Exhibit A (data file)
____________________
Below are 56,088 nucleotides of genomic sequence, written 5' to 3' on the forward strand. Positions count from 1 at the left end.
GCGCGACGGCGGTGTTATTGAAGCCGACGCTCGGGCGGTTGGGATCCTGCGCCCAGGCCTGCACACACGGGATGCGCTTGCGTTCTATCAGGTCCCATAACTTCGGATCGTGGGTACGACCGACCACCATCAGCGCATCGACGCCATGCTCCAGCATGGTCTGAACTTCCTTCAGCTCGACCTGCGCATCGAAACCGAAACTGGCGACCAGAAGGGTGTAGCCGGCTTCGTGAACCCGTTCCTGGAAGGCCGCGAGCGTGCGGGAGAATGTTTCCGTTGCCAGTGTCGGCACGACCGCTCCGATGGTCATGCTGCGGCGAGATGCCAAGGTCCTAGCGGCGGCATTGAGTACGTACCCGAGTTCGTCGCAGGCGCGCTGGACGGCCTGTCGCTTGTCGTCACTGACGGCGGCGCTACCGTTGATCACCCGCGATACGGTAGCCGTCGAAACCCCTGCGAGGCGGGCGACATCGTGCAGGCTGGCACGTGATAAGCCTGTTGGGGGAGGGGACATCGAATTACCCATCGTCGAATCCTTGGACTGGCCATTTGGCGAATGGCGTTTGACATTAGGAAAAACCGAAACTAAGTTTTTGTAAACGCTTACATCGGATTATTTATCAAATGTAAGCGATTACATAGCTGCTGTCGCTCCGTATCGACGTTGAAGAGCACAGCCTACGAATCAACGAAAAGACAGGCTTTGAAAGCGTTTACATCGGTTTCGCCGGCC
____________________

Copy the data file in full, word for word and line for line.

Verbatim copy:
Below are 56,088 nucleotides of genomic sequence, written 5' to 3' on the forward strand. Positions count from 1 at the left end.
GCGCGACGGCGGTGTTATTGAAGCCGACGCTCGGGCGGTTGGGATCCTGCGCCCAGGCCTGCACACACGGGATGCGCTTGCGTTCTATCAGGTCCCATAACTTCGGATCGTGGGTACGACCGACCACCATCAGCGCATCGACGCCATGCTCCAGCATGGTCTGAACTTCCTTCAGCTCGACCTGCGCATCGAAACCGAAACTGGCGACCAGAAGGGTGTAGCCGGCTTCGTGAACCCGTTCCTGGAAGGCCGCGAGCGTGCGGGAGAATGTTTCCGTTGCCAGTGTCGGCACGACCGCTCCGATGGTCATGCTGCGGCGAGATGCCAAGGTCCTAGCGGCGGCATTGAGTACGTACCCGAGTTCGTCGCAGGCGCGCTGGACGGCCTGTCGCTTGTCGTCACTGACGGCGGCGCTACCGTTGATCACCCGCGATACGGTAGCCGTCGAAACCCCTGCGAGGCGGGCGACATCGTGCAGGCTGGCACGTGATAAGCCTGTTGGGGGAGGGGACATCGAATTACCCATCGTCGAATCCTTGGACTGGCCATTTGGCGAATGGCGTTTGACATTAGGAAAAACCGAAACTAAGTTTTTGTAAACGCTTACATCGGATTATTTATCAAATGTAAGCGATTACATAGCTGCTGTCGCTCCGTATCGACGTTGAAGAGCACAGCCTACGAATCAACGAAAAGACAGGCTTTGAAAGCGTTTACATCGGTTTCGCCGGCC